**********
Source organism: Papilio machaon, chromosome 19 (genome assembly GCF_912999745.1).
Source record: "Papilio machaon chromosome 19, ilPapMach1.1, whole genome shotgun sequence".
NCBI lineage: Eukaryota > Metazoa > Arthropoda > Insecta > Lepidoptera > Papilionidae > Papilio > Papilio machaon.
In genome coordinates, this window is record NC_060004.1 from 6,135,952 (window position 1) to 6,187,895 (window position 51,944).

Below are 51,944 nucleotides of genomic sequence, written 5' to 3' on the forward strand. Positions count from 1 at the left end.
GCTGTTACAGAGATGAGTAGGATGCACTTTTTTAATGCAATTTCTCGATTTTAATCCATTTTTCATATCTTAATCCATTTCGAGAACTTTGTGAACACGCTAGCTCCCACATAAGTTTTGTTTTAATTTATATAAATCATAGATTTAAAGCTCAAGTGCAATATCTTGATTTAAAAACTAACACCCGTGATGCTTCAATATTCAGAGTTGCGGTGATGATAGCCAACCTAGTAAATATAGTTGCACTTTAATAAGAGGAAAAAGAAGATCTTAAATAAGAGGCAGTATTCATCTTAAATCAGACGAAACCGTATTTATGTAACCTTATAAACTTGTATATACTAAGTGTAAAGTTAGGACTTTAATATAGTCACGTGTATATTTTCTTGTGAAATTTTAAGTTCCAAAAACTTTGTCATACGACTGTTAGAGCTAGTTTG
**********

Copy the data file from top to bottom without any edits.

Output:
Source organism: Papilio machaon, chromosome 19 (genome assembly GCF_912999745.1).
Source record: "Papilio machaon chromosome 19, ilPapMach1.1, whole genome shotgun sequence".
NCBI lineage: Eukaryota > Metazoa > Arthropoda > Insecta > Lepidoptera > Papilionidae > Papilio > Papilio machaon.
In genome coordinates, this window is record NC_060004.1 from 6,135,952 (window position 1) to 6,187,895 (window position 51,944).

Below are 51,944 nucleotides of genomic sequence, written 5' to 3' on the forward strand. Positions count from 1 at the left end.
GCTGTTACAGAGATGAGTAGGATGCACTTTTTTAATGCAATTTCTCGATTTTAATCCATTTTTCATATCTTAATCCATTTCGAGAACTTTGTGAACACGCTAGCTCCCACATAAGTTTTGTTTTAATTTATATAAATCATAGATTTAAAGCTCAAGTGCAATATCTTGATTTAAAAACTAACACCCGTGATGCTTCAATATTCAGAGTTGCGGTGATGATAGCCAACCTAGTAAATATAGTTGCACTTTAATAAGAGGAAAAAGAAGATCTTAAATAAGAGGCAGTATTCATCTTAAATCAGACGAAACCGTATTTATGTAACCTTATAAACTTGTATATACTAAGTGTAAAGTTAGGACTTTAATATAGTCACGTGTATATTTTCTTGTGAAATTTTAAGTTCCAAAAACTTTGTCATACGACTGTTAGAGCTAGTTTG